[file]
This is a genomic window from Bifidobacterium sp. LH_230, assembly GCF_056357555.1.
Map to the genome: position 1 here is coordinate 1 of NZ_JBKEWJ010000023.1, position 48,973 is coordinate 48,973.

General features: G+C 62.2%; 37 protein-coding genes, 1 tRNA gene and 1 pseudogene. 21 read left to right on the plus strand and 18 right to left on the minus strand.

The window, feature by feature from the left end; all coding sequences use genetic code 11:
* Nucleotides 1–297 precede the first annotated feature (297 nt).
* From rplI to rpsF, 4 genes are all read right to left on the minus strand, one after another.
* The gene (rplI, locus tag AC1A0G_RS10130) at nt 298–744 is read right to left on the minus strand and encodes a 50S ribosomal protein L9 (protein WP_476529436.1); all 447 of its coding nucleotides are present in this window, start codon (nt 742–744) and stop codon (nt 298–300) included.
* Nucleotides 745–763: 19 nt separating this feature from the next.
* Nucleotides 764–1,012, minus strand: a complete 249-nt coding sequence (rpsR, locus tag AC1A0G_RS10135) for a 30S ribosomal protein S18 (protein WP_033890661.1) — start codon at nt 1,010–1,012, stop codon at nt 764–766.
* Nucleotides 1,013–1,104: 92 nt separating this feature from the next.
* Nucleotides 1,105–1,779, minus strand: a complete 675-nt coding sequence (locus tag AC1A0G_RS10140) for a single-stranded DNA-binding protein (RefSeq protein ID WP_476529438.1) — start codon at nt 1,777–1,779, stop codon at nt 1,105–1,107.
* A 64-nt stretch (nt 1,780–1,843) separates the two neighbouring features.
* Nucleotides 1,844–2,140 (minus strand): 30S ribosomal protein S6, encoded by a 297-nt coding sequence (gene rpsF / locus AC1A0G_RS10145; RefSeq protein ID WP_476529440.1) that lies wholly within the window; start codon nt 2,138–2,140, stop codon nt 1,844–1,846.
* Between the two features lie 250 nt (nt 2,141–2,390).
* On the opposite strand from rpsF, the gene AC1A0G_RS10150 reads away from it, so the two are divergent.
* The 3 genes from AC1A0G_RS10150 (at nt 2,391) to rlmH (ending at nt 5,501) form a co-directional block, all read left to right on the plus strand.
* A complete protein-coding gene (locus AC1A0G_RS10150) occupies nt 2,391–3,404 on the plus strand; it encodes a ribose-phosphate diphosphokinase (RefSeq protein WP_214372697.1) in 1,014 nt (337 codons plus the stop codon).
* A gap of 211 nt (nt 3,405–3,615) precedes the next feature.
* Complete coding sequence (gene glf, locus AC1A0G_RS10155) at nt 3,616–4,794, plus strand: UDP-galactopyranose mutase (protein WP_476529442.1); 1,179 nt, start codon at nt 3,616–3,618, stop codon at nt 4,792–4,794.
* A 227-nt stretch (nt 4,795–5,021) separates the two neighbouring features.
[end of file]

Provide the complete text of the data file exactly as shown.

This is a genomic window from Bifidobacterium sp. LH_230, assembly GCF_056357555.1.
Map to the genome: position 1 here is coordinate 1 of NZ_JBKEWJ010000023.1, position 48,973 is coordinate 48,973.

General features: G+C 62.2%; 37 protein-coding genes, 1 tRNA gene and 1 pseudogene. 21 read left to right on the plus strand and 18 right to left on the minus strand.

The window, feature by feature from the left end; all coding sequences use genetic code 11:
* Nucleotides 1–297 precede the first annotated feature (297 nt).
* From rplI to rpsF, 4 genes are all read right to left on the minus strand, one after another.
* The gene (rplI, locus tag AC1A0G_RS10130) at nt 298–744 is read right to left on the minus strand and encodes a 50S ribosomal protein L9 (protein WP_476529436.1); all 447 of its coding nucleotides are present in this window, start codon (nt 742–744) and stop codon (nt 298–300) included.
* Nucleotides 745–763: 19 nt separating this feature from the next.
* Nucleotides 764–1,012, minus strand: a complete 249-nt coding sequence (rpsR, locus tag AC1A0G_RS10135) for a 30S ribosomal protein S18 (protein WP_033890661.1) — start codon at nt 1,010–1,012, stop codon at nt 764–766.
* Nucleotides 1,013–1,104: 92 nt separating this feature from the next.
* Nucleotides 1,105–1,779, minus strand: a complete 675-nt coding sequence (locus tag AC1A0G_RS10140) for a single-stranded DNA-binding protein (RefSeq protein ID WP_476529438.1) — start codon at nt 1,777–1,779, stop codon at nt 1,105–1,107.
* A 64-nt stretch (nt 1,780–1,843) separates the two neighbouring features.
* Nucleotides 1,844–2,140 (minus strand): 30S ribosomal protein S6, encoded by a 297-nt coding sequence (gene rpsF / locus AC1A0G_RS10145; RefSeq protein ID WP_476529440.1) that lies wholly within the window; start codon nt 2,138–2,140, stop codon nt 1,844–1,846.
* Between the two features lie 250 nt (nt 2,141–2,390).
* On the opposite strand from rpsF, the gene AC1A0G_RS10150 reads away from it, so the two are divergent.
* The 3 genes from AC1A0G_RS10150 (at nt 2,391) to rlmH (ending at nt 5,501) form a co-directional block, all read left to right on the plus strand.
* A complete protein-coding gene (locus AC1A0G_RS10150) occupies nt 2,391–3,404 on the plus strand; it encodes a ribose-phosphate diphosphokinase (RefSeq protein WP_214372697.1) in 1,014 nt (337 codons plus the stop codon).
* A gap of 211 nt (nt 3,405–3,615) precedes the next feature.
* Complete coding sequence (gene glf, locus AC1A0G_RS10155) at nt 3,616–4,794, plus strand: UDP-galactopyranose mutase (protein WP_476529442.1); 1,179 nt, start codon at nt 3,616–3,618, stop codon at nt 4,792–4,794.
* A 227-nt stretch (nt 4,795–5,021) separates the two neighbouring features.